The second, Lightbearer, was easily my favourite, and the most creative. Following the misadventures of Nick Lightbearer was hilarious enough, but the bizarre combat mechanics made it even more enjoyable. Using his guitar to deal damage (and parry incoming damage) was ridiculously fun. I also enjoyed its final boss, despite it being the simplest to defeat. They Came From Below had an interesting final boss, too. A hectic encounter that required you to manipulate the environment to reduce incoming damage, which didn’t always work as expected. We All Fall Down relied on puzzle solving and navigating the environment for its challenges, often shying away from combat despite how versatile the whip proved to be. You could easily avoid damage by stunning (or knocking down) your opponents with a volley of strikes.

Setting the stage for a grandiose finale.

Unlike Arthur, Sally, and Ollie these protagonists have no means by which they gain skill points. But they do unlock new equipment and new abilities throughout their adventures. Victoria is the only exception as she can find and use contraptions to upgrade herself and her equipment, or completely forego those for the challenge. And the associated achievement. You’ll be rummaging through bins less often, too. Crafting mechanics are notably absent, and each character can only make use of a few items. Healing items are available to all but in surprisingly limited quantities.

Making them ridiculously valuable.

You won’t be able to develop as extensively to favour stealth or combat, so running away and hiding in the nearest bush isn’t an option. You’re going to have to fight. Usually in confined spaces and with limited movement. Or while becoming accustomed to different mechanics.

The diversity of the DLC has exceeded any prior expectations that I had for it, with the developers once again exhibiting their seemingly unending creativity as they craft three enrapturing campaigns. Each featuring the same painstaking attention to detail that made We Happy Few the one-of-a-kind experience that I found it to be. Each adding to the impressive content-density of the main campaign. And each implementing its own unique mechanics. If the developers were considering a sequel to We Happy Few, I’d be interested to see how that would deviate from the established mechanics we’ve come to know and love in this ludicrously content-dense experience. I can wholeheartedly recommend We Happy Few in its entirety, and encourage those who have completed the main campaign to try the DLC.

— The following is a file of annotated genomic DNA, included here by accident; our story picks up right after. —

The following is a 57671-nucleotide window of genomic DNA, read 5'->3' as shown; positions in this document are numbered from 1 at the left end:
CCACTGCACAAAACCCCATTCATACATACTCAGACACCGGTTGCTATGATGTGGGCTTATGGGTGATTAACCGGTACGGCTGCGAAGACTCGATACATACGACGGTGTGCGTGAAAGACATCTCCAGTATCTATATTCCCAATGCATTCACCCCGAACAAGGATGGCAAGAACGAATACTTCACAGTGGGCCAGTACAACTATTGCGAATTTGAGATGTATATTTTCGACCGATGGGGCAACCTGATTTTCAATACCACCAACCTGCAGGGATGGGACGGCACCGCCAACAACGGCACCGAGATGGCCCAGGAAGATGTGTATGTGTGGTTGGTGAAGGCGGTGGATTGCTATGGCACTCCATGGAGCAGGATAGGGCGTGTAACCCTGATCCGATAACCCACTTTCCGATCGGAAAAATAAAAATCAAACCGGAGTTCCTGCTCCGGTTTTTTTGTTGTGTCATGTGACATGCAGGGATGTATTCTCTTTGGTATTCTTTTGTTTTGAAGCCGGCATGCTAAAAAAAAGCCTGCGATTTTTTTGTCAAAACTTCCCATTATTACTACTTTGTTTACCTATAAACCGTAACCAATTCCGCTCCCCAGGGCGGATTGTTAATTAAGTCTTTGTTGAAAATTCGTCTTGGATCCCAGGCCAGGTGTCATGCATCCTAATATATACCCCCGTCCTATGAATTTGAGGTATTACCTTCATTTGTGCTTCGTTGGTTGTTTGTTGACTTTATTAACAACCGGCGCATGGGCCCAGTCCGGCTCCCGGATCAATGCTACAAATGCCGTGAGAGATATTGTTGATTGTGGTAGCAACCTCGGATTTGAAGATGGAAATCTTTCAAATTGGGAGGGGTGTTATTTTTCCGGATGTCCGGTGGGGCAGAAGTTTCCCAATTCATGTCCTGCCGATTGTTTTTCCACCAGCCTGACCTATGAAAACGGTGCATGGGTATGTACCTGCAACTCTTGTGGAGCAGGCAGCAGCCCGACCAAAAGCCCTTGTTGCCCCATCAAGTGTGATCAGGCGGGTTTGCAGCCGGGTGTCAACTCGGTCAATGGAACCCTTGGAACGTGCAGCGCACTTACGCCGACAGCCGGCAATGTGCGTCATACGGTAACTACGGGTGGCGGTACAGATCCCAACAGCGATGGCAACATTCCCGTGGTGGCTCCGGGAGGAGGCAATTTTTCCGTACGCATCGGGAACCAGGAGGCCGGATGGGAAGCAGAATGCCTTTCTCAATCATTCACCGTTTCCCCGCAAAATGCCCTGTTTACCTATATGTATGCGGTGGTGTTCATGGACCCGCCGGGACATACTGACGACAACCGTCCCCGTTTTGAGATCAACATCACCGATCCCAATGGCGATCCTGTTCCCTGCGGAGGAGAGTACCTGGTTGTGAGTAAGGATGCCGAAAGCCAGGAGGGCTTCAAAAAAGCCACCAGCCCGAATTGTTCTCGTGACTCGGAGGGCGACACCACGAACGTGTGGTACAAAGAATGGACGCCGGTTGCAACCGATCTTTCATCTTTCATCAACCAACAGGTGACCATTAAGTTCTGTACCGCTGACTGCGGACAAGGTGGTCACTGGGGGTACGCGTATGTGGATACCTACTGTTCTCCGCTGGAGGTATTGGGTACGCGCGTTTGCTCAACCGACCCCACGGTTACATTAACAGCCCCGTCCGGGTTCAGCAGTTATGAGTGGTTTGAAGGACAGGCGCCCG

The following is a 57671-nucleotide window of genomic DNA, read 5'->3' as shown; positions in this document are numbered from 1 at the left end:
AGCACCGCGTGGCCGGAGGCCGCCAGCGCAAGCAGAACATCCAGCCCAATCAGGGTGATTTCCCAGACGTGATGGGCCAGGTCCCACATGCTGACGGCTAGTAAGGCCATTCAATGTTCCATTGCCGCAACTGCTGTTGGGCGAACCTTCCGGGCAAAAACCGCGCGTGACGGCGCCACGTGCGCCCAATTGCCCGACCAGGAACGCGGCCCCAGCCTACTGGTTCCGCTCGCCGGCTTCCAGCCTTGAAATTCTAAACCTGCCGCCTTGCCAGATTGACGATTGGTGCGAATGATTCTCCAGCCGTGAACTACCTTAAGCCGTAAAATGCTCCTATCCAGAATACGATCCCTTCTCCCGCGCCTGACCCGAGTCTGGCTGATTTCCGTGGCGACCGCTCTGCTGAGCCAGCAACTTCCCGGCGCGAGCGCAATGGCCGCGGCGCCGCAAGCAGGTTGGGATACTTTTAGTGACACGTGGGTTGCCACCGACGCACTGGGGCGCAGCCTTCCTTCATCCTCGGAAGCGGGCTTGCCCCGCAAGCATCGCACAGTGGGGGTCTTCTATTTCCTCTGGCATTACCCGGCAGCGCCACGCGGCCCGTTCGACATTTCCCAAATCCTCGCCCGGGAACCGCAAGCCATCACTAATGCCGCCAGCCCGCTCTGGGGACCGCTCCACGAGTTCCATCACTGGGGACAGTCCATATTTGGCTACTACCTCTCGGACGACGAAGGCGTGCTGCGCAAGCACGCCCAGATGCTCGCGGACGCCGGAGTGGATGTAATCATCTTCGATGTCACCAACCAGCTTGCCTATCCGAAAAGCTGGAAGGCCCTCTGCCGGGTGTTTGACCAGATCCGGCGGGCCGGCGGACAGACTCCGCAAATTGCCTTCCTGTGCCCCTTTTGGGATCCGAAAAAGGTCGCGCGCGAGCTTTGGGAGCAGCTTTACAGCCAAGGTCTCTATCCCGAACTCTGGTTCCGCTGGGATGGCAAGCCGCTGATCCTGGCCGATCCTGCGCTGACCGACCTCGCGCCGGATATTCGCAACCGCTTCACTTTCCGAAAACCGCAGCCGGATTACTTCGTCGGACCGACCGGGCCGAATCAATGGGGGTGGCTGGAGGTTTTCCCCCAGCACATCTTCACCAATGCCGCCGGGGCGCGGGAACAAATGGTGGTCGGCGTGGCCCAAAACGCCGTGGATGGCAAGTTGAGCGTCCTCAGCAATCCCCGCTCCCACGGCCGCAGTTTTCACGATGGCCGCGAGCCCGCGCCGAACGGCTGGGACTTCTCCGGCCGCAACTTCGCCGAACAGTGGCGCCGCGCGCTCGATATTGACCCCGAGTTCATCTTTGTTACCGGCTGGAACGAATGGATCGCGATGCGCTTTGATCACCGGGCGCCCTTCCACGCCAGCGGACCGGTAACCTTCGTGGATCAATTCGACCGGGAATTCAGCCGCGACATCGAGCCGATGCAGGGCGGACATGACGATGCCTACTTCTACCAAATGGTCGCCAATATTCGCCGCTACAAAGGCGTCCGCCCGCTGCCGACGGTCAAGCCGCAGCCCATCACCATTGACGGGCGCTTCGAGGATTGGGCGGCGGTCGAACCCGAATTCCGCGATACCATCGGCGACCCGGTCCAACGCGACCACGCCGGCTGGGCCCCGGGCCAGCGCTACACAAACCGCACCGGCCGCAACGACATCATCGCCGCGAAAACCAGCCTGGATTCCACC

Have a nice week, all!


The Burden They Bear

They’ve cast aside their masks.

Exposing the truth about the sordid events that Wellington Wells hides underneath its colourful exterior, while making it painfully apparent that their society is on the brink of collapse should things continue as they are. Which couldn’t have happened to nicer people. Not that everyone was complicit to the events that occurred during the war, but most have perpetuated that lie for their own happiness. We Happy Few is an enrapturing narrative-driven adventure through a drug-addled society, in which three separate protagonists discover the truth about themselves.

Or what they believe to be the truth.

Many of the events are left open to interpretation, with few explicitly stated, while the recollection of events given by each protagonist can’t be trusted, as they’ve each got their own justification for their actions. Their perception has been been irreversibly warped to fit their narrative.

Most notable with events involving multiple protagonists, as the actual events often differ, highlighted by subtle hints in the dialogue, suggesting that each is witnessing their own version of the truth. Or that their recollection of events is hazy due to substance abuse. Making them an unreliable source of information, especially when each exhibits their own selfish tendencies on a regular basis. Only furthering the ambitions
of others if it aligns with their own motivations. Which suits the bleak landscape of Wellington Wells (and its inhabitants) perfectly. Rare is it to encounter a protagonist that isn’t inherently likeable, but We Happy Few proudly presents three of them. Which is what I’ve enjoyed most about this experience. Nothing is ever what it seems to be, and you’re rarely able to fully predict how events will unfold.

I don’t know what they’re taking in this house, but it isn’t Joy.